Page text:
Associated Press

Hawaii, Alaska and the Southwest face an above-average threat of wildfires this summer, but most of the country should see normal or below-normal problems, forecasters said Sunday.

The National Interagency Fire Center's outlook for the spring and summer shows the potential for significant fires will be below average for much of Texas, the South and the southern Midwest. But some regions will face active fire seasons.

Here's a look at specific areas with increased danger this season:

HAWAII

Access to health care for American Indians is difficult to gauge because the agency that oversees it does a poor job of tracking patient wait times, a report by a federal watchdog found.

Gary Kramer/USFWS

The U.S. Fish and Wildlife Service has agreed to a deadline to craft a recovery plan for the endangered Mexican gray wolf.

The agency reached a settlement with environmentalists, Utah and Arizona, but it still needs the approval of a federal judge.

Farm bureaus in Colorado, New Mexico and Utah are expected to challenge the settlement, saying it places an unfair burden on the American public when the wolves' historical range includes Mexico.

Arizona health officials are gearing up to award dozens of additional licenses for medical marijuana dispensaries.

The Department of Health Services says the exact number of licenses that will be awarded isn't yet known but says there likely will be about 30 available when the state beings accepting applications this summer.

Arizona now has 99 licensed dispensaries and that 92 of those are open and operating.

According to the department, 97 percent of the state's residents live within 25 miles of an operating dispensary.

Politco

The Arizona House and Senate are primed for rapid movement of a $9.58 billion budget package.

The package of 14 bills was introduced in the Senate late Tuesday and the House is expected to introduce a companion set of legislation Wednesday. Ahead are appropriations committee hearings, floor debate and votes.

Senate President Andy Biggs says he hopes the budget can pass by the end of the week.

The action came after some Republican House members balked at the deal negotiated by GOP leaders in the House and Senate and Gov. Doug Ducey.

A tentative agreement between Republican Senate and House leaders and Gov. Doug Ducey boosts spending in the coming budget year about $100 million above what Ducey wanted.

Senate Majority Leader Steve Yarbrough says the bottom line budget plan includes $9.58 billion in spending, and includes extra cash for universities, K-12 schools and county and city roadbuilding. The plan also includes the end to some budget-balancing gimmicks dating to the Great Recession for universities and social service and child safety agencies.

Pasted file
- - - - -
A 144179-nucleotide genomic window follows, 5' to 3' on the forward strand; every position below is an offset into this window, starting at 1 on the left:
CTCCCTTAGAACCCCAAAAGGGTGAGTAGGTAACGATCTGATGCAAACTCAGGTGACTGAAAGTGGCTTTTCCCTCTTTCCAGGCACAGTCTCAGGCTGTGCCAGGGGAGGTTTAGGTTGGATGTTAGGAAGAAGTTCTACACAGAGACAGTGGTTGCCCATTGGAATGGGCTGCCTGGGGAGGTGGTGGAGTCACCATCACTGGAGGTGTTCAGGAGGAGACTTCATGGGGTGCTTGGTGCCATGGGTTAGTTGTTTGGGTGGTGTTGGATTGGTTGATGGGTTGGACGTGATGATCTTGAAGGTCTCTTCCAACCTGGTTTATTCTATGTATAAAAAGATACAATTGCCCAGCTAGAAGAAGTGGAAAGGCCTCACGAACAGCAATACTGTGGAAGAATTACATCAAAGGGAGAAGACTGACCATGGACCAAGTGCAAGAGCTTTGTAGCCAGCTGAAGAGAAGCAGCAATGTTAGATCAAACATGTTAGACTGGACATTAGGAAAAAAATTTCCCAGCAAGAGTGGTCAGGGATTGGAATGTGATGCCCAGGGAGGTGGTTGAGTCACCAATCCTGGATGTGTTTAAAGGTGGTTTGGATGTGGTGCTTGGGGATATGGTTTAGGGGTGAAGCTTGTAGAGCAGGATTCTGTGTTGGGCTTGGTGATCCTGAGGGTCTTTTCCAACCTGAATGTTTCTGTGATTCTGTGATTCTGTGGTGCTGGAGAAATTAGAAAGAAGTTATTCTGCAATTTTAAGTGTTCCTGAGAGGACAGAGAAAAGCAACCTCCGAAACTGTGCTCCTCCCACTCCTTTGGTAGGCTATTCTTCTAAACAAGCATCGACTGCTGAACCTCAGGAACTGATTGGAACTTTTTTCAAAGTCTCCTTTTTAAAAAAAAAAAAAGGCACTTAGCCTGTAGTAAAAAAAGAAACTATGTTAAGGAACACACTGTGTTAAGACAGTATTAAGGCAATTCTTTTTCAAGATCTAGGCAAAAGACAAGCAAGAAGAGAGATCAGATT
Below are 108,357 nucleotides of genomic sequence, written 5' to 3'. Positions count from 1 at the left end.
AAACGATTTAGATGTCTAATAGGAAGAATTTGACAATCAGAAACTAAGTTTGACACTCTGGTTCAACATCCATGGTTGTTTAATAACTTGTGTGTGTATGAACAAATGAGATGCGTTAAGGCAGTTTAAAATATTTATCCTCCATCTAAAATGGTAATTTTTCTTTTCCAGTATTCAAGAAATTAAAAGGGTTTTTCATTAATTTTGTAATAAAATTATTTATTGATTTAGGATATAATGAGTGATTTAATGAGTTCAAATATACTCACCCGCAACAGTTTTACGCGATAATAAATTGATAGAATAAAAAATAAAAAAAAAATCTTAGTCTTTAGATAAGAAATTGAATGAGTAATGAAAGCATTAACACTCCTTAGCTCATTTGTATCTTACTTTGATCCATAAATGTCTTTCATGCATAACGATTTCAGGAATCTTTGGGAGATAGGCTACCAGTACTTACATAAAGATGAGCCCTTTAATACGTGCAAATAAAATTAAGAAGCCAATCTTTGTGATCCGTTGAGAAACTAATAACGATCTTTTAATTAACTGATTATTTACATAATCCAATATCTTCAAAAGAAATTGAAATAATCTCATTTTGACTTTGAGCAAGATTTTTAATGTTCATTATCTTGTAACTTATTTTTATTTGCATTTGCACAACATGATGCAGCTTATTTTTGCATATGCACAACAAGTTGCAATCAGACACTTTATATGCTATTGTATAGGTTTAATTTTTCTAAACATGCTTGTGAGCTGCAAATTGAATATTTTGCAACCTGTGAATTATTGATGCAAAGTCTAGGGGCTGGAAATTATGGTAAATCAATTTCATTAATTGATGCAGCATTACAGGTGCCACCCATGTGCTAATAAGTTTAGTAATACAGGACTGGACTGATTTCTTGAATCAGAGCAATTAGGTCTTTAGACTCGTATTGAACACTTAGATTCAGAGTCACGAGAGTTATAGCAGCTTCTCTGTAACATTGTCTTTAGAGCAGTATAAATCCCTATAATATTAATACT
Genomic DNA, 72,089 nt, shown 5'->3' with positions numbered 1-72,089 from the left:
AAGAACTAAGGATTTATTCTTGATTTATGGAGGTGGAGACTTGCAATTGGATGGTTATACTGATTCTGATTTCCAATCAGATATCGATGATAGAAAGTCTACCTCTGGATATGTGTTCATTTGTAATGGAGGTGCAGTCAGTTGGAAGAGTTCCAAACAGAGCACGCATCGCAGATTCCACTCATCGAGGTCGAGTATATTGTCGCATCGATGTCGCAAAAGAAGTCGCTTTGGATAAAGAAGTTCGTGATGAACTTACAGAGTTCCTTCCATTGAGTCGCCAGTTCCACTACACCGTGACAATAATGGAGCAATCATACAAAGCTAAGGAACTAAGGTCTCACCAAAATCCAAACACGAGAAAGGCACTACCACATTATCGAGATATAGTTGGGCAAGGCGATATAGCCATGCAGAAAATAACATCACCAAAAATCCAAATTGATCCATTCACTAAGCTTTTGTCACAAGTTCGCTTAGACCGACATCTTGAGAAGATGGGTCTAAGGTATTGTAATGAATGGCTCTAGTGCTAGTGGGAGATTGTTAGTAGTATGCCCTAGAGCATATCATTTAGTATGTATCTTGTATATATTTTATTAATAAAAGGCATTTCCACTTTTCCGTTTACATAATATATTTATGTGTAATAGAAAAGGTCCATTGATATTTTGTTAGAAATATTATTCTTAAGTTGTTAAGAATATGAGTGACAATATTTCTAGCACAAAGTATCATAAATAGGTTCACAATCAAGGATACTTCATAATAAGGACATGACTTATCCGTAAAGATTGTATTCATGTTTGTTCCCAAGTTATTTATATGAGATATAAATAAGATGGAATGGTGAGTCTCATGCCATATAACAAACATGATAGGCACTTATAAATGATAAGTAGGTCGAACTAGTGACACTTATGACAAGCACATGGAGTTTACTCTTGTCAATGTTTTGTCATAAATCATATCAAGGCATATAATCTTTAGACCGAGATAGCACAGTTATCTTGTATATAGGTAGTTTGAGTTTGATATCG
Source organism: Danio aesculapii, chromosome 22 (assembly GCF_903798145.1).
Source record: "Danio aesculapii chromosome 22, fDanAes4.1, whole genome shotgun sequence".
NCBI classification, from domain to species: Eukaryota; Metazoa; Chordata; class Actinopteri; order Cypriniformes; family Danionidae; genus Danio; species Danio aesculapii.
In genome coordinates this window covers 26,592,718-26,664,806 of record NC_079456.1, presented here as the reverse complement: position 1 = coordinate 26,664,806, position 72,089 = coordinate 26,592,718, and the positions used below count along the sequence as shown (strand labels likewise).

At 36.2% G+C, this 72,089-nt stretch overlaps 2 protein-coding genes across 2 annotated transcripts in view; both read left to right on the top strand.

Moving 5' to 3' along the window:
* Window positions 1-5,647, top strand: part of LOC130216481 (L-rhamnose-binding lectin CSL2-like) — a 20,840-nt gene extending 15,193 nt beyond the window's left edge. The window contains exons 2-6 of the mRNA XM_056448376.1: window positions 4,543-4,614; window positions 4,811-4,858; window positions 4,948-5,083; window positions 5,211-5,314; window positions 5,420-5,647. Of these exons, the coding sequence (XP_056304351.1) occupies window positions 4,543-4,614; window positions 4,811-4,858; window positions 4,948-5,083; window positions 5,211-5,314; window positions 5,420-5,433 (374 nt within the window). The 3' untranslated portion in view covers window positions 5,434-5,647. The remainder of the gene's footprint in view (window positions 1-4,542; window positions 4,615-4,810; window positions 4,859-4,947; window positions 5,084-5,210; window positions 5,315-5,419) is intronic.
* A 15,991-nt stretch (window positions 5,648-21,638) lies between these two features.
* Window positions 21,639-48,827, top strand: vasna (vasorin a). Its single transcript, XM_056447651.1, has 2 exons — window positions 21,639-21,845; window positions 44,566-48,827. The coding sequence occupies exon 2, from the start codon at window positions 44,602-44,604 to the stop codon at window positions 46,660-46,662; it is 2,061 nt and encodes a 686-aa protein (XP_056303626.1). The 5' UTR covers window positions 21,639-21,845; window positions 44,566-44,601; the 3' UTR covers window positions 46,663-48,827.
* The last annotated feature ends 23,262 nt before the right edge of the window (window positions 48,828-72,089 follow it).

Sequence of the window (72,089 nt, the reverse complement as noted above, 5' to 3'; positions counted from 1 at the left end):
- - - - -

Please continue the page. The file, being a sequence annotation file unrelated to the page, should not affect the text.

Jacob Stanek/Daily News-Sun

A court challenge prompted by major problems in Arizona's presidential primary heads to a full hearing with testimony expected from experts and voters who allege they couldn't cast ballots.

Monday's hearing in Maricopa County Superior Court comes as Judge David Gass considers a request from the Arizona attorney general's office to throw out the case.

Rob Schumacher/The Arizona Republic

Republican leaders of the Arizona House and Senate have spent long hours in the past week behind closed doors with Gov. Doug Ducey's representatives hashing out details of a budget deal that could be revealed as early as Monday.

House Speaker David Gowan and Senate President Andy Biggs and their appropriations chairs met every day last week as they sought to iron out differences between the chambers and the governor.

Many House and Senate Republicans are hoping an acceptable deal can get the needed 31 and 16 votes to make its way to Ducey by the end of the week.

EcoFlight and San Juan Citizens Alliance

Environmental groups are suing the federal government for its decision to extend operations at the Four Corners Power Plant and the Navajo Mine in Fruitland.

The Farmington Daily-Times reports that the suit against the U.S. Department of the Interior and other federal agencies was filed in U.S. District Court in Arizona Wednesday.

The lawsuit alleges the agencies failed to thoroughly assess the potential impacts the coal-fired plant and surface mine could have on the environment and public health before approving the 25-year extension last July.

NBC News

A unanimous Supreme Court says an Arizona commission did not violate the principle of one person, one vote when it redrew the state's legislative districts in a way that created some with more residents than others and improved the prospects for Democrats.

 

The justices on Wednesday rejected a challenge from a group of Republican voters who claimed the state's Independent Redistricting Commission illegally packed GOP voters into some districts while leaving other Democratic-leaning districts with smaller populations.

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